|Turner, Kenneth - Ken|
Submitted to: American Forage and Grassland Conference Proceedings
Publication Type: Proceedings
Publication Acceptance Date: 5/15/2007
Publication Date: 6/24/2007
Citation: Cassida, K.A., Turner, K.E., Foster, J.G. 2007. Polyphenol oxidase activity in annual forage clovers. In: Alison, W., editor. Proceedings of the American Forage and Grassland Council, June 24-26, 2007, State College, PA. 16:82-84. Interpretive Summary:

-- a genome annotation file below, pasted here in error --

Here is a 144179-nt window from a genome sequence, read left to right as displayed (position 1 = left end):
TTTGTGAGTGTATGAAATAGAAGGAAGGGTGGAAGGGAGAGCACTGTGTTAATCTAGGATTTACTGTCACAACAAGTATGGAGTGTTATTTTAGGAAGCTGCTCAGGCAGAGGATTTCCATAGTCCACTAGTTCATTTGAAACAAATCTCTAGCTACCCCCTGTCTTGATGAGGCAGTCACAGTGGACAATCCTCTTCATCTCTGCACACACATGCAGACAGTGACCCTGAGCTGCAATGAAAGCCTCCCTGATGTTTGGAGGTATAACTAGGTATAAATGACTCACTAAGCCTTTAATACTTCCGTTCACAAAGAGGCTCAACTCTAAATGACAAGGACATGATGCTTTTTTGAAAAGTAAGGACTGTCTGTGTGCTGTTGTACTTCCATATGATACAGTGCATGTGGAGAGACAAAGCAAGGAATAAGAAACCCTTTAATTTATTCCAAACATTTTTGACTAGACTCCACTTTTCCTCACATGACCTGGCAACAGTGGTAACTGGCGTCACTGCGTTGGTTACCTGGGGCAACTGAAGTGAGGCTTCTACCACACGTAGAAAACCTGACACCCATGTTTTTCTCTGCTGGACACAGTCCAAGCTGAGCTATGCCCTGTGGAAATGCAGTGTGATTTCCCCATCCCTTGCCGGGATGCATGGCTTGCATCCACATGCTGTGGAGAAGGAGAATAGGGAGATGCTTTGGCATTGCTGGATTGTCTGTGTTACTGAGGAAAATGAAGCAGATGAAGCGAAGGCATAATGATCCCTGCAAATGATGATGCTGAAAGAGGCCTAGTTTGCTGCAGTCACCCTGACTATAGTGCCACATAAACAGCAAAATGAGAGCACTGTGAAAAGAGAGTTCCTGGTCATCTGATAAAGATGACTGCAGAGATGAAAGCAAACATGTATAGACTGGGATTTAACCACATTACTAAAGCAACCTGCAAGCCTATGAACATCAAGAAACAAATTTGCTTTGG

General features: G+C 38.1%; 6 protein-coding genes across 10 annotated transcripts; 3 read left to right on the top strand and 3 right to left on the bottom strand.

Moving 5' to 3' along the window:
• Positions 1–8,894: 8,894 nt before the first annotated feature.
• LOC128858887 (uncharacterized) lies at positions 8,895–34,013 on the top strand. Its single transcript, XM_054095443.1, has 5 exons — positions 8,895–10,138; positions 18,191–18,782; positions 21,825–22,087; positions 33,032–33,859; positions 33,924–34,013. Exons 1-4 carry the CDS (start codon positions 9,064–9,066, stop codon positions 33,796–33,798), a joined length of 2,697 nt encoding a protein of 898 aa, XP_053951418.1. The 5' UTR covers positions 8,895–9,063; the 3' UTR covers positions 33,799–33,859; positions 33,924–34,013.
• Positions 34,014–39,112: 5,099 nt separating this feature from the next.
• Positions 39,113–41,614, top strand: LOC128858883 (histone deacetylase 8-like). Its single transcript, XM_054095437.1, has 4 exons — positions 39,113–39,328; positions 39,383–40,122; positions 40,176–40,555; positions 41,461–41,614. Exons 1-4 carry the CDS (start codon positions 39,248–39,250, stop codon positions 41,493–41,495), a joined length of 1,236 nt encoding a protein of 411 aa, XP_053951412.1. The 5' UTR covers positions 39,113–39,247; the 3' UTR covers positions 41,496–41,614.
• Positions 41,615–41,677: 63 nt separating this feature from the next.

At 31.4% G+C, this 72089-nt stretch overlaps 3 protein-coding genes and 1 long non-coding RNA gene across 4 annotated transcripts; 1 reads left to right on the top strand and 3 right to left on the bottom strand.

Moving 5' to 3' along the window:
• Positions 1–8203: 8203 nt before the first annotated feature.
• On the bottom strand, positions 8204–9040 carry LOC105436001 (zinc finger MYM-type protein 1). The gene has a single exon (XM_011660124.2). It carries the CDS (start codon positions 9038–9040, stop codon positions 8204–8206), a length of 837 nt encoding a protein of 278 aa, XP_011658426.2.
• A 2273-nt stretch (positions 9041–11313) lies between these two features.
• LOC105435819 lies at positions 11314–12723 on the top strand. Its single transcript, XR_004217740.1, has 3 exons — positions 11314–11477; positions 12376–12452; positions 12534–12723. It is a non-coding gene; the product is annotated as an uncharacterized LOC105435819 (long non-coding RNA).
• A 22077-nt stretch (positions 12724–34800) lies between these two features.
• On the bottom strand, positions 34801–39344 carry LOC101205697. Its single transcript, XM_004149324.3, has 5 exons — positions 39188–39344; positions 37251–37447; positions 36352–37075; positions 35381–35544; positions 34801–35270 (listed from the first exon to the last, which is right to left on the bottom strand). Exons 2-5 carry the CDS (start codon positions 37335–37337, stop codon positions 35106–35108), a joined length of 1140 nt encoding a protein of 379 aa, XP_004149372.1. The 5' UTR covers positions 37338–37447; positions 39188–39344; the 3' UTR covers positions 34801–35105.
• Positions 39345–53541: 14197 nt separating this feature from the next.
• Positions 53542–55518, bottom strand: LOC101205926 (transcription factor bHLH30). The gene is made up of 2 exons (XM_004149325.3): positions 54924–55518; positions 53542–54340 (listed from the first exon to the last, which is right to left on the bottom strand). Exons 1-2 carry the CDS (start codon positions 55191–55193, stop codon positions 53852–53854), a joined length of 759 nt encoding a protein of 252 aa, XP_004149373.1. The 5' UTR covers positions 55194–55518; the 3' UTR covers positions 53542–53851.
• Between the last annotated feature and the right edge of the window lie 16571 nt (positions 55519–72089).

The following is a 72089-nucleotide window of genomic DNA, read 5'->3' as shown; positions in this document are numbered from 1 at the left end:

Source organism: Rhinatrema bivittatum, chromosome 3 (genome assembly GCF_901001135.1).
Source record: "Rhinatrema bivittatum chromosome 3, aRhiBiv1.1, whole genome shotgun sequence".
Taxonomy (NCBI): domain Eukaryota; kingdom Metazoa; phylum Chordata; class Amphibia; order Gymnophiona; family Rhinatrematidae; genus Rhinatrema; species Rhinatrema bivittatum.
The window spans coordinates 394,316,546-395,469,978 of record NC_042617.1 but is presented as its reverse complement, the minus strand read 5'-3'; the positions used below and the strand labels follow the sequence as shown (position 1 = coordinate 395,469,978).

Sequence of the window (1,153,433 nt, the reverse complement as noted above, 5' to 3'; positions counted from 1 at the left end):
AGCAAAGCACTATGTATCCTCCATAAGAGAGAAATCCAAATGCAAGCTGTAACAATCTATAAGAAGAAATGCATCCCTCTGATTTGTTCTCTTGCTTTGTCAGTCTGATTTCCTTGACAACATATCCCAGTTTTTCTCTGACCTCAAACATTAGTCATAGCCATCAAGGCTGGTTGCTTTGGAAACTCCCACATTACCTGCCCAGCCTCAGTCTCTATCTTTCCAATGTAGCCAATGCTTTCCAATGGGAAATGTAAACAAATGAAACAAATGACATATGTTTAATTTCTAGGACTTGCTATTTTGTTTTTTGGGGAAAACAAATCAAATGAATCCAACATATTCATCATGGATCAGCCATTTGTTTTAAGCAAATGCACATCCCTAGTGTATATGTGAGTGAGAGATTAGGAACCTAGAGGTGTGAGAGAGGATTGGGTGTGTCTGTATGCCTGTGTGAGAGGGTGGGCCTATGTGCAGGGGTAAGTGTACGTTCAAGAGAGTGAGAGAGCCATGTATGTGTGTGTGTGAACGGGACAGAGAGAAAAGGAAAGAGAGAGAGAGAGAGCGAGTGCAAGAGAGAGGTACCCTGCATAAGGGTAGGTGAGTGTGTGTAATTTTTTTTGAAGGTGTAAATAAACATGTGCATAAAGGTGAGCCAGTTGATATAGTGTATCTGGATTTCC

Technical Abstract: Polyphenol oxidase (PPO)-mediated phenol reactions in red clover (Trifolium pratense L.) bind forage protein and reduce proteolysis, producing beneficial effects on forage protein degradability, silage fermentation, and soil-N cycling. We evaluated PPO activity in seven previously untested annual clover species (arrowleaf [T. vesiculosum Savi], bigflower/balansa [T. michelianum Savi ], berseem [T. alexandrinum L.], crimson [T. incarnatum L.], persian [T. resupinatum L.], rose, [T. hirtum L.] subterranean [T. subterraneum L.]) using red clover as a positive control. Plants were grown in individual containers using a 12-hr photoperiod in a growth chamber. Substantial PPO activity was detected in red, subterranean, rose, and berseem clovers, but not in persian, balansa, crimson, or arrowleaf clovers. Among the species positive for PPO activity, berseem clover exhibited the greatest degree of activity, followed by rose clover, with red clover and subterranean clover the least. Berseem clover cultivars differed in degree of PPO activity. Berseem, rose, and subterranean clovers may exhibit similar proteolytic characteristics as red clover, and may be better adapted to some environments where red clover does not thrive. More research is needed to relate growing condition effects on PPO activity in legumes and grasses, and the benefits of PPO-active plants on grazing livestock performance and meat quality.